More than anything, Dr. Jordan loved music. He loved it in its very essence and loved it with passion in his body; he was often soaked in sweat after particularly rousing rehearsals from conducting with such force. He was captivating, aggressive, blunt, demanding and commanding. In a lot of ways, Dr. Jordan’s style is very much like Gordon Ramsey on Hell’s Kitchen. He whipped us 16 year olds into some serious vocal shape.
It was Dr. Jordan who played gatekeeper between me and G-d.
. . .
Our large main choir had a variety of pieces to sing for our big concert at the end of Vocal Institute. One of those was “O Clap Your Hands” by Ralph Vaughan Williams, an early 20th century English composer. The text for the piece comes from Psalm 47.
At one particular rehearsal, Dr. Jordan was pushing us really hard. We had been off with timing (there are some abrupt time signature changes in the piece) and the energy just felt really blah. It was our last rehearsal of the day before dinner and free time. We were all tired and hot. We had been singing the same short passages for nearly 2 hours, over and over again, Dr. Jordan still not satisfied with our musical delivery.
After another fairly lacklaster run, he set down his baton with resignation on his music stand and then sat down on the edge of his small stage, hanging his head. For someone so vibrant and energetic, we were shocked to see him so overtly dejected in our efforts.
You could hear a pin drop in that cavernous rehearsal space. We all waited tensely for him to speak. Barely above a whisper, he began.
“I want to tell you a story,” he said.
And so Dr. Jordan told us about Ralph Vaughan Williams and how that despite a body of substantial church choral works, Vaughan Williams was an atheist who later became agnostic, most likely from writing all that religiously-focused music.
“Most people who have sung Vaughan Williams’ works are shocked to learn he didn’t believe in G-d for most of his life.”
What Dr. Jordan said next was something that probably would get most teachers fired today. (I’m creatively paraphrasing what he told us.)
“This song is about joy and celebration of G-d. The way you’ve been singing it sounds like a funeral dirge. I don’t feel your joy, your reverence. It just feels rote.”
He stood up and continued: “I need you to sing this song with every ounce of yourselves, with every cell and molecule in your body; I need you to sing your joy into the highest heights of Heaven, no matter what G-d you believe in.”
And then it was though as if he were speaking directly to me:
“Even if you don’t believe in G-d, I need you to sing towards the idea of something greater than you, bigger than you, and fill this room with your whole heart and voice. If Ralph Vaughan Williams could do it, so can you. Now let’s sing it one more time.”
We were silent. Only the shuffle of 150 music scores was heard as we rose from our chairs and as the accompanist began forcefully on the piano.
(Here’s a video of another choir singing “O Clap Your Hands” on YouTube.)
In the brief three minutes of the piece, I was changed. I had never before sang with such conviction, such passion, such joy and humble reverence for something greater than me in this world. Before I knew it, tears were streaming down my face as I sang the climax of the piece.
When we were finished, we saw that Dr. Jordan had been crying, too, as had nearly all 150 of us high schoolers: you would think we all just came from a spiritual revival.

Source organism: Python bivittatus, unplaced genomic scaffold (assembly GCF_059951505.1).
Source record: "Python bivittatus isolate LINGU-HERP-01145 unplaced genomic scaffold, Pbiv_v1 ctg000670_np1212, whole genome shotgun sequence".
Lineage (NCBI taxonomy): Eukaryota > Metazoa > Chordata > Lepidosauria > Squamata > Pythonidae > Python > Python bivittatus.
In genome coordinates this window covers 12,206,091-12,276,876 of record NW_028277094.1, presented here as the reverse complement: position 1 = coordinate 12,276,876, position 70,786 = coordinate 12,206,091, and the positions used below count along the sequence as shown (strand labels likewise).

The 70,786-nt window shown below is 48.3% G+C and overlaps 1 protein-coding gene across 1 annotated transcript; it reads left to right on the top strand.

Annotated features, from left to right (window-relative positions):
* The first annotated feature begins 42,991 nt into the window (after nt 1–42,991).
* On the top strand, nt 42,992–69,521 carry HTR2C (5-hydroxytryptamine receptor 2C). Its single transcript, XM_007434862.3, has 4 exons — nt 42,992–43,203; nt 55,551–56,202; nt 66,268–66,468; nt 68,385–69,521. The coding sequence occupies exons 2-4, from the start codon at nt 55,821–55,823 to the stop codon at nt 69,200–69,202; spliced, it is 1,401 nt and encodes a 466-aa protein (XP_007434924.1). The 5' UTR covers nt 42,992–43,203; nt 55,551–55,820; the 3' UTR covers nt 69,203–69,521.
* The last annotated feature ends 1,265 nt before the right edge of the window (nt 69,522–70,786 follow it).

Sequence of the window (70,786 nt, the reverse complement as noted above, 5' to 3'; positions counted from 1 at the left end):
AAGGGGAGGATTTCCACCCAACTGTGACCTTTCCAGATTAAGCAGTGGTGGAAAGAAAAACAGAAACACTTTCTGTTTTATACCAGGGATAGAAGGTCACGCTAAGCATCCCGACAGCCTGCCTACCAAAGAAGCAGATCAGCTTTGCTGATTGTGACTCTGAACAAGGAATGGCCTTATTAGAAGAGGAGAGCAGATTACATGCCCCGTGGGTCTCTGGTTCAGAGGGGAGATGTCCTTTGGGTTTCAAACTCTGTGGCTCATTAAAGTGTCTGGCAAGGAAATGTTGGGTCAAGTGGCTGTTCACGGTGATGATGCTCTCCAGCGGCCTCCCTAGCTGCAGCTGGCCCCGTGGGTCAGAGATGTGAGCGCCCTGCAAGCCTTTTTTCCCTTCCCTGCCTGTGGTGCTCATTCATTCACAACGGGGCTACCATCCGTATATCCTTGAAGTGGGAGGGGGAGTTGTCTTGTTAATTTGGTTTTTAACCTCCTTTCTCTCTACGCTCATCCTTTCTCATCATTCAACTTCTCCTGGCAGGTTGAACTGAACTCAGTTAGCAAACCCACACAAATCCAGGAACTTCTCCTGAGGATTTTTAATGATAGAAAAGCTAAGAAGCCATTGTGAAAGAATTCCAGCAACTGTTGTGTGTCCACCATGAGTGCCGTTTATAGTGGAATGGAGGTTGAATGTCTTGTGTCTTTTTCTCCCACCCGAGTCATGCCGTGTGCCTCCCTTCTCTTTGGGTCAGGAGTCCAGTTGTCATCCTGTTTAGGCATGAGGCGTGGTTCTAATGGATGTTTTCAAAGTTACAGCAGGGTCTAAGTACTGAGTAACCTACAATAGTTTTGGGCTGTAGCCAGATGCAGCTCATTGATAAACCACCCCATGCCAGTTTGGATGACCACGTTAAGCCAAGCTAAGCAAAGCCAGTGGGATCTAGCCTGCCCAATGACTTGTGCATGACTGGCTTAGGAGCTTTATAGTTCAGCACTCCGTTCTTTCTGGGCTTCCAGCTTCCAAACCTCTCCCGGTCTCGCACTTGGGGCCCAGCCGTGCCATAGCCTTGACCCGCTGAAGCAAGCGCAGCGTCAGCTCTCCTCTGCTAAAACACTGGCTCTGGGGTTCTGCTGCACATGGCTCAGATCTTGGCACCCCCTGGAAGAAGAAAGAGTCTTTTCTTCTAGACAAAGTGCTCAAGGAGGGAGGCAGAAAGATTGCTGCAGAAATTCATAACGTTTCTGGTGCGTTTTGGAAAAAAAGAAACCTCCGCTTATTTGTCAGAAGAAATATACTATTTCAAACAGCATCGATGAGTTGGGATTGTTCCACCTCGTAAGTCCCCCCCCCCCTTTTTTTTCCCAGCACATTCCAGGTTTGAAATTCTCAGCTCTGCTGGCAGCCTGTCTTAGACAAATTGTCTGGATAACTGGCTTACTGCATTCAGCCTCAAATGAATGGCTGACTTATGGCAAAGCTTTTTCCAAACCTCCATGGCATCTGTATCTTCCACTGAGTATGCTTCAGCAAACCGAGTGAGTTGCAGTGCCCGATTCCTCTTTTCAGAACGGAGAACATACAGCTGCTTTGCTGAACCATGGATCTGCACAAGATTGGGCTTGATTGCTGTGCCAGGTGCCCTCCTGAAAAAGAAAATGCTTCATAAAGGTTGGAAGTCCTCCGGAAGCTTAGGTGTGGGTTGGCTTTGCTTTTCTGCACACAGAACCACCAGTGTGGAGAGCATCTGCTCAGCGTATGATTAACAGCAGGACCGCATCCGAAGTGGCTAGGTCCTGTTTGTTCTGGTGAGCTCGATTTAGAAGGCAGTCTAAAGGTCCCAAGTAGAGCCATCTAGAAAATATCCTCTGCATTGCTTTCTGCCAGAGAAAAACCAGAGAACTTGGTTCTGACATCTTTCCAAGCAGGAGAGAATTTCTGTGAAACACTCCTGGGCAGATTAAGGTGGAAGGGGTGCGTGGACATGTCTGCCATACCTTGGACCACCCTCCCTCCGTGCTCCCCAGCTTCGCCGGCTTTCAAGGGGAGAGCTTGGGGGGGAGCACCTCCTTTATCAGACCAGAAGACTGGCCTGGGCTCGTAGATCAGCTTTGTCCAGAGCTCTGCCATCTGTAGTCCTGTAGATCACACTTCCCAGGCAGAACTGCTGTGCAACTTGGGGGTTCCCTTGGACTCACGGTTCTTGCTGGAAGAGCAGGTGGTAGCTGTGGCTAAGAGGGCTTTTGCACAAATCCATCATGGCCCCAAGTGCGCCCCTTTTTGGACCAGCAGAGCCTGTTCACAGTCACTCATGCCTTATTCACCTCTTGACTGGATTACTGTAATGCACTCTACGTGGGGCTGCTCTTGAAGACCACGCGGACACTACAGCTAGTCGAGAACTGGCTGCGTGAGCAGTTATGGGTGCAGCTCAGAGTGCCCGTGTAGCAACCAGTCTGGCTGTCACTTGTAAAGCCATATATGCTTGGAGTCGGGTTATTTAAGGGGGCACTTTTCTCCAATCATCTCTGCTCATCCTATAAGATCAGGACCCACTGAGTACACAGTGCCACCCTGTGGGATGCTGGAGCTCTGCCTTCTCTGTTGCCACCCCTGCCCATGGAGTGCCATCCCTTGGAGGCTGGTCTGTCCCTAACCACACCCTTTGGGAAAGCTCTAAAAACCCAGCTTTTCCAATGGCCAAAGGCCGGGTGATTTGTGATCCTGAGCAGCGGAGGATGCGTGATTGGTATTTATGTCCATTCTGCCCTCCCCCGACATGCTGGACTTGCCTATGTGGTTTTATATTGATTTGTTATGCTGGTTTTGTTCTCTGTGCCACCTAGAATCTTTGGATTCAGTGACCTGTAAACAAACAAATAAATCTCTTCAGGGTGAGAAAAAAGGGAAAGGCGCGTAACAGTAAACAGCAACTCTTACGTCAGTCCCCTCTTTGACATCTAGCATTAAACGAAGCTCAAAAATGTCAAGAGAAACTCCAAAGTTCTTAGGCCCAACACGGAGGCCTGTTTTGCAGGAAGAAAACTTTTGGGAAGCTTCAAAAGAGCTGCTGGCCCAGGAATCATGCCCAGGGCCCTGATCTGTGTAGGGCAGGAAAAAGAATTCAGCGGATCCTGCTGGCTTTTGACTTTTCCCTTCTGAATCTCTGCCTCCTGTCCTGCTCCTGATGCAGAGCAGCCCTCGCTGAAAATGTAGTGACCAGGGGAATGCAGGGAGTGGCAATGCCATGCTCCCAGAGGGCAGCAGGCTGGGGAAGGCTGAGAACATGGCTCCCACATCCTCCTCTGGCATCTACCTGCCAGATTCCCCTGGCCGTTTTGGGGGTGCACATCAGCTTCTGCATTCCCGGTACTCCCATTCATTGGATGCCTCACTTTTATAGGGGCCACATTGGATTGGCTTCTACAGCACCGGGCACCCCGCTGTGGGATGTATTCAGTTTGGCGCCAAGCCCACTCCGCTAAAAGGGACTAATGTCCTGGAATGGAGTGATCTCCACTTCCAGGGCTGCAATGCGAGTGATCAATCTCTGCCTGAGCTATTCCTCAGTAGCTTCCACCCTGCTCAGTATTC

“Now that’s how you sing this piece. Thank you. That’s it for today.”
And he walked off the stage and out of the room like it was no big deal. The room exploded in chatter, laughter, some loud sobs – a hubbub of voices and conversation. We were all asking the same question: “What just happened here? What were we just a part of?”
Me, I didn’t say much. The tears wouldn’t stop flowing. I cried all the way back to my room, brushing off even my closest friends on the walk back.
“I just need some time to think and be by myself, okay?” I pleaded, running up to my room.
. . .
I sat by myself and just thought and thought. What had just happened? What came over me? Why can’t I shake this feeling?
I went for a walk in the middle of campus, the night humid and warm. Crickets called as the stars blinked through a hazy summer evening veil. The wind whispered in the trees. I felt like all of nature was trying to tell me something: everything felt electric and alive.
Hands in my pockets, I looked up at the night sky.
“Maybe You do exist,” I said aloud.
. . .
That evening, on my nightly phone call to Larry (we had been dating just nearly a year), I confessed my new belief. He was shocked, but supportive.
“And where did this new belief come from?” he asked, genuinely curious.
I explained what happened at rehearsal.
“All my life, I ruled out G-d in favor of science,” I said. “And tonight, when I was walking around, I realized that science can’t explain everything. It can’t explain the love I feel for you. It can’t explain the love I feel for my music, or what happened to me today in rehearsal. G-d has to be the missing figure in an otherwise scientific equation. And I’m ready to accept that variable.”
“Well, good. I’m glad. I really am. You sound happy,” Larry said.
“I am. I feel really good about it right now,” I went on. “I’m ready to accept G-d. Now I just need to work out all the details.”
. . .
Tomorrow I’m participating in Kathy’s awesome Time Warp Tuesdays Blog Hop. Check out her place for all the Time Warp Tuesday posts and stop by here to read mine.
Wednesday will feature part two of my three-part series on my conversion to Judaism. In two days, I’ll talk about how I actually came to Judaism. Hint: a bar mitzvah is involved. Come back Wednesday and Friday for parts two and three!